One of the key issues raised by workers throughout the near-three month lockout of Coles supermarket warehouse workers at Smeaton Grange in southwestern Sydney has been why the United Workers Union (UWU) has rejected calls to provide strike pay, let alone organise solidarity action by any of its 150,000 or more members.
Last Tuesday, the Smeaton Grange workers voted, 167 to 163, to reject the latest sellout deal struck between Coles and the UWU, taking a significant stand against the sweeping destruction of jobs and conditions being unleashed by the employers in the strategic warehousing, delivery and logistics industries, and throughout the working class as a whole.
In response, however, the UWU has suppressed news of their vote and is continuing to try to starve them into submission. Throughout the lockout, the union has done nothing to assist them financially except establish an online appeal for donations for the UWU to dole out some money and food vouchers. This fund has raised less than $75,000, or around $250 per locked-out worker. Over three months, that is a pittance of about $20 a week.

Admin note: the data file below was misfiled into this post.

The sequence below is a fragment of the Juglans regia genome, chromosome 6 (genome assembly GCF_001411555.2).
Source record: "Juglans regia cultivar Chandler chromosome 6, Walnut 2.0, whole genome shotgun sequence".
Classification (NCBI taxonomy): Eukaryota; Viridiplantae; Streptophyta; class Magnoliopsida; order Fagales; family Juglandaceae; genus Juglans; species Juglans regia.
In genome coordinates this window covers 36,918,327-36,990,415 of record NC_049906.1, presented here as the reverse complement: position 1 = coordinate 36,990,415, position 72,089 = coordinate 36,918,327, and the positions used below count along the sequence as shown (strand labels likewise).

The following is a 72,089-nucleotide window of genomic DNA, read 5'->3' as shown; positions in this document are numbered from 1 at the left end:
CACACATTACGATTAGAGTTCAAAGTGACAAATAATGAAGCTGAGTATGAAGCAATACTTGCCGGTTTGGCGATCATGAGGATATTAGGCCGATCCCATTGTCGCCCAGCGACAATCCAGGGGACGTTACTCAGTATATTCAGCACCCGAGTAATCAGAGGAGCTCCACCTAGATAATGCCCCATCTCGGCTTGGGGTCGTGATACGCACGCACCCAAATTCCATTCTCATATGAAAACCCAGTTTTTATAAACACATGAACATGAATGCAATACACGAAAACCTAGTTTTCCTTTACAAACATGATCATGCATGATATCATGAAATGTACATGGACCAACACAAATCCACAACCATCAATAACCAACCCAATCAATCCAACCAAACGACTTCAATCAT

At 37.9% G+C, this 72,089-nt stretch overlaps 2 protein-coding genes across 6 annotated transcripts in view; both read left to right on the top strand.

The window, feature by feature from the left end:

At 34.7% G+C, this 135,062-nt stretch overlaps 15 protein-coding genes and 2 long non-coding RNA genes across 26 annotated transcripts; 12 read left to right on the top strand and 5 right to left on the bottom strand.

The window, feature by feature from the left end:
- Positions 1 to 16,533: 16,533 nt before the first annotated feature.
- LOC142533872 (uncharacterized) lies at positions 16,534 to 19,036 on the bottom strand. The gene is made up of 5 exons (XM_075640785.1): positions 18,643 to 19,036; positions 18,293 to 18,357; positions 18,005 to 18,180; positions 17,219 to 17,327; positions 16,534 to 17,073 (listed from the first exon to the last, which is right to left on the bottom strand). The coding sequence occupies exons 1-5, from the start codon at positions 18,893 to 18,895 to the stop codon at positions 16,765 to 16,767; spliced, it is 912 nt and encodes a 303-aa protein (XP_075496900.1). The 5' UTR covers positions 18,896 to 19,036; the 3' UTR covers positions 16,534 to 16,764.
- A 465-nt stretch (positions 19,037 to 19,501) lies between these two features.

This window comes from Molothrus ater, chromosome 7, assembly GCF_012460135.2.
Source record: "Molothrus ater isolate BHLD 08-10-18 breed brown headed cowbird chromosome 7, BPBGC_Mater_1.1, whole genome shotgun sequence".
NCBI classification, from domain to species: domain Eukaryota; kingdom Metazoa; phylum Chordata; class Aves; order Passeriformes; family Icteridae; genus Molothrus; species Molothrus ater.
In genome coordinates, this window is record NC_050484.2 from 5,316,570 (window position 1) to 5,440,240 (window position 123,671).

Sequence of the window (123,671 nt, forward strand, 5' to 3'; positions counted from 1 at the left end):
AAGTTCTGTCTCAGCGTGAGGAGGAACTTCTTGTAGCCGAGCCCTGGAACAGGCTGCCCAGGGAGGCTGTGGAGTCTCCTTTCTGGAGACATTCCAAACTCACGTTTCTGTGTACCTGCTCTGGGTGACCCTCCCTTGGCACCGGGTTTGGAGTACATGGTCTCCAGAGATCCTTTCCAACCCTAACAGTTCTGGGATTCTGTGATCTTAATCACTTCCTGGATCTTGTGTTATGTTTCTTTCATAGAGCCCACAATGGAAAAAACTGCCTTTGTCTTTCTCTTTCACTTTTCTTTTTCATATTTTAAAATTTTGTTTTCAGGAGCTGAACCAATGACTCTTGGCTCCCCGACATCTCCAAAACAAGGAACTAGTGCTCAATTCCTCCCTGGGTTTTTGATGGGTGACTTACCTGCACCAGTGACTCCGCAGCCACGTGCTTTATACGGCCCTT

Critical questions arise. Why has the union continued to refuse to set aside any of its considerable fee revenue and assets for strike pay for such locked-out or striking workers? Why has the UWU not even called for a strike levy on its members throughout basic and strategic industries? More fundamentally, what does this reveal about the very nature of the UWU and other trade unions?
Huge union resources
First of all, it is clear that the UWU has substantial resources to provide strike pay. In fact, it operates like a sizeable business, as can be seen by the figures supplied in the UWU’s annual report to the federal government’s Registered Organisations Commission.